28. December 2012|News
HISTORY OF THE NEW YEAR’S SPEECH
The Majesty’s New Year’s speech as a tradition extends back to Christian IX’s so-called “toast to the fatherland”, which was held for the first time by the King back in the 1880s. During Frederik VIII’s reign, the nationwide daily newspapers began to publish the speech. Then, the toast speech was delivered at the New Year’s banquet on 1 January and not, as we know it today, on the last day of the year, 31 December.
In 1909, Frederik VIII introduced the concluding petition in the New Year’s address, “God preserve Denmark”, which later was revived by Frederik IX and even now serves as the conclusion of The Queen’s New Year’s speeches. Christian X also ended his New Year’s speeches with a petition for the blessing of the nation, which had a special symbolic meaning during the Nazi occupation of Denmark in 1940-45.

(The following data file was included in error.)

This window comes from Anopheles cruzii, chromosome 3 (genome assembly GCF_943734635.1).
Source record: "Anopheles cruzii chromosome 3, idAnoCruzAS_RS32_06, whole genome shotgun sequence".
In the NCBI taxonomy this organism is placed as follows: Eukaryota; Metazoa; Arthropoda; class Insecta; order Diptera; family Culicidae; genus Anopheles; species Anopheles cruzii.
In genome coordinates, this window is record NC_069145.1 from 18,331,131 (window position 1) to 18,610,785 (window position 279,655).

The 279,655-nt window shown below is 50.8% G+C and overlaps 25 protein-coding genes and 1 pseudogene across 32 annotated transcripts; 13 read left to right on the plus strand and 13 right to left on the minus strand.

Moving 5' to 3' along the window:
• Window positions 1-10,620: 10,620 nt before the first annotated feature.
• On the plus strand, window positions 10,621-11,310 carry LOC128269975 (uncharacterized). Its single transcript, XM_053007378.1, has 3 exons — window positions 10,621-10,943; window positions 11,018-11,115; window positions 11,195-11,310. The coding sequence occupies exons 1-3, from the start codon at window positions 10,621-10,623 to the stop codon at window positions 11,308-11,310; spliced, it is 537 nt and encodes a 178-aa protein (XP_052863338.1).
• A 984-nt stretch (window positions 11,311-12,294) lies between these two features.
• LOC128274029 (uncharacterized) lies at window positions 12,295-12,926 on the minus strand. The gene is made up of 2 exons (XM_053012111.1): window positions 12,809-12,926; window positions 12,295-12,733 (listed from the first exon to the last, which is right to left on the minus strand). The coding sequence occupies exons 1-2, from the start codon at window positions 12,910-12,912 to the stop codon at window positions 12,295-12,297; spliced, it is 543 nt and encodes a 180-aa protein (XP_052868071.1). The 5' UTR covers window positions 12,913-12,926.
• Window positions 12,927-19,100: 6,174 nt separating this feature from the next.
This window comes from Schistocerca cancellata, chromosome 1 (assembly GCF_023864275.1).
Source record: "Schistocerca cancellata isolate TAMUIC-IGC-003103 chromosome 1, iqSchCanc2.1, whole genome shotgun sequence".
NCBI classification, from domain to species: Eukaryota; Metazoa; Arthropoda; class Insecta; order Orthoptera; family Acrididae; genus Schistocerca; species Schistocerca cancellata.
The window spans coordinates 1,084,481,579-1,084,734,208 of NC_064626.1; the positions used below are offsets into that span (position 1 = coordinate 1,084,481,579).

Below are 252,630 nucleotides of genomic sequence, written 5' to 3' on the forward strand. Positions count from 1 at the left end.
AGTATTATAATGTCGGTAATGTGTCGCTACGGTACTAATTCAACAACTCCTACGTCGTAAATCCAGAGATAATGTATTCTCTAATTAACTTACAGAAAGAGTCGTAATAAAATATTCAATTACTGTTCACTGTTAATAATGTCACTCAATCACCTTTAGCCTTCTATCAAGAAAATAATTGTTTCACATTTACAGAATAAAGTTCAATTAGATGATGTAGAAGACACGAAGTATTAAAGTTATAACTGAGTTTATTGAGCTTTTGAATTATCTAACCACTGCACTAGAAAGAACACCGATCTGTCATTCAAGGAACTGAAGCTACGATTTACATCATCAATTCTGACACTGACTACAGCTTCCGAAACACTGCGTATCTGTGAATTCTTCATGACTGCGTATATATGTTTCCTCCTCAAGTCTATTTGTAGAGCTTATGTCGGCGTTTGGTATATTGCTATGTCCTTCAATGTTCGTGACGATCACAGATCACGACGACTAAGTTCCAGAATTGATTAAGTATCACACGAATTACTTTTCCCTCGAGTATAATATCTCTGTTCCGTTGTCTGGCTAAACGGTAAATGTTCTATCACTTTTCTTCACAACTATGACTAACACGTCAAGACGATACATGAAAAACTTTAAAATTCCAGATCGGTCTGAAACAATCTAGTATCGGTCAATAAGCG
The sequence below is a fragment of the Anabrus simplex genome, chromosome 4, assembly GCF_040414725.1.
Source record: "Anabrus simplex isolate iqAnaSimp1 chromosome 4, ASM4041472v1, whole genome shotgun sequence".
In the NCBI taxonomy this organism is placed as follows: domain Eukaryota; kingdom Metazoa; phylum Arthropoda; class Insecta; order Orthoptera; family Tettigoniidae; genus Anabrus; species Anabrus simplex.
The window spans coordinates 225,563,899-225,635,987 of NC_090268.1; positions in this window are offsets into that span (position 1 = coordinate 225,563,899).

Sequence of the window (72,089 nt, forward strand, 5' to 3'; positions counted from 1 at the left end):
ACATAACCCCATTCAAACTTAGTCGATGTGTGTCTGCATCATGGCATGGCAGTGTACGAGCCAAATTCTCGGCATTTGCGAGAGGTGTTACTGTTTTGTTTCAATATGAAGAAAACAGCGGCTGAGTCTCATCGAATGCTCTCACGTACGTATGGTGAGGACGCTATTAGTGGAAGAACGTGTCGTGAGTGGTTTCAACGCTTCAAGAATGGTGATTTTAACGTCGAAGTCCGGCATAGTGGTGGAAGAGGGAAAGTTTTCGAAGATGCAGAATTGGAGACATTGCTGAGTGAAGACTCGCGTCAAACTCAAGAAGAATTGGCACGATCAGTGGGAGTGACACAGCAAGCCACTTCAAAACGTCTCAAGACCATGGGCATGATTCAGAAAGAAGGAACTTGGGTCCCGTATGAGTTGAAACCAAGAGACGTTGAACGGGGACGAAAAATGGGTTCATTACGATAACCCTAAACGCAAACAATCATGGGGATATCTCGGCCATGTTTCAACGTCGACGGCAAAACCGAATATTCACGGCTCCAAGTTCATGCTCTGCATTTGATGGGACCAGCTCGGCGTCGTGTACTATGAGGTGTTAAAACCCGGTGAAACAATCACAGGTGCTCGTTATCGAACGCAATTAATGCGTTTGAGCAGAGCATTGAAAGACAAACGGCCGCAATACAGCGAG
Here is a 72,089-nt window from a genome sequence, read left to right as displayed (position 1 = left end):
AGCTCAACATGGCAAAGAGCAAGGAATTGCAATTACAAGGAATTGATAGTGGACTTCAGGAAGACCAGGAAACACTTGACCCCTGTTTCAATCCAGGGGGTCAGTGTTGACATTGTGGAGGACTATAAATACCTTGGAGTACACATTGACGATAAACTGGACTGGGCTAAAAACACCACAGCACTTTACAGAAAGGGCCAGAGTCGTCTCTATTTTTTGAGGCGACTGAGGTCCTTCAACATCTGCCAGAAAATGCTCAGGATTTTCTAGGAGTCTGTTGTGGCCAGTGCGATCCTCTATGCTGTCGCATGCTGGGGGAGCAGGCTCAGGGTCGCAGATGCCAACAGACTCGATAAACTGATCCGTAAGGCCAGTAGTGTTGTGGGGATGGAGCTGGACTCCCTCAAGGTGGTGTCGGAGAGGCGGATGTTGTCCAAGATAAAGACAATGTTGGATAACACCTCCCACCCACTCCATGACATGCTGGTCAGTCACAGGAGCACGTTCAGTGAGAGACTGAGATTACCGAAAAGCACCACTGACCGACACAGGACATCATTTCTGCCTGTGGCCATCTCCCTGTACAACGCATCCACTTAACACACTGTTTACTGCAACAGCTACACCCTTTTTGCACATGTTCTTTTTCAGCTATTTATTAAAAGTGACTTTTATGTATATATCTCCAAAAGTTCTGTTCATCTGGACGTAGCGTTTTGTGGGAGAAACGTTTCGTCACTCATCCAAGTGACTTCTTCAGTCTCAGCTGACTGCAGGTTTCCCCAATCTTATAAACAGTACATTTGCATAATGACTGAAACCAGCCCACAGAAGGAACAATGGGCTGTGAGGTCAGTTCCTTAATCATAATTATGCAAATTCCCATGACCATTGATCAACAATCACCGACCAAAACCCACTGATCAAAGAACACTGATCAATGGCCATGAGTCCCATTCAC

In 1941, radio transmissions of The King’s New Year’s speech began, and in 1958 Danmarks Radio for the first time produced a TV broadcast of the New Year’s speech, which was delivered by Frederik IX.
Now, The Queen’s New Year’s speech is broadcast live on TV and radio at 18.00 from The Queen’s reception room in Christian IX’s Palace at Amalienborg. In 2010, Danmarks Radio for the first time transmitted the New Year’s speech worldwide via dr.dk. Thus, Danes residing abroad could follow the speech live for the first time.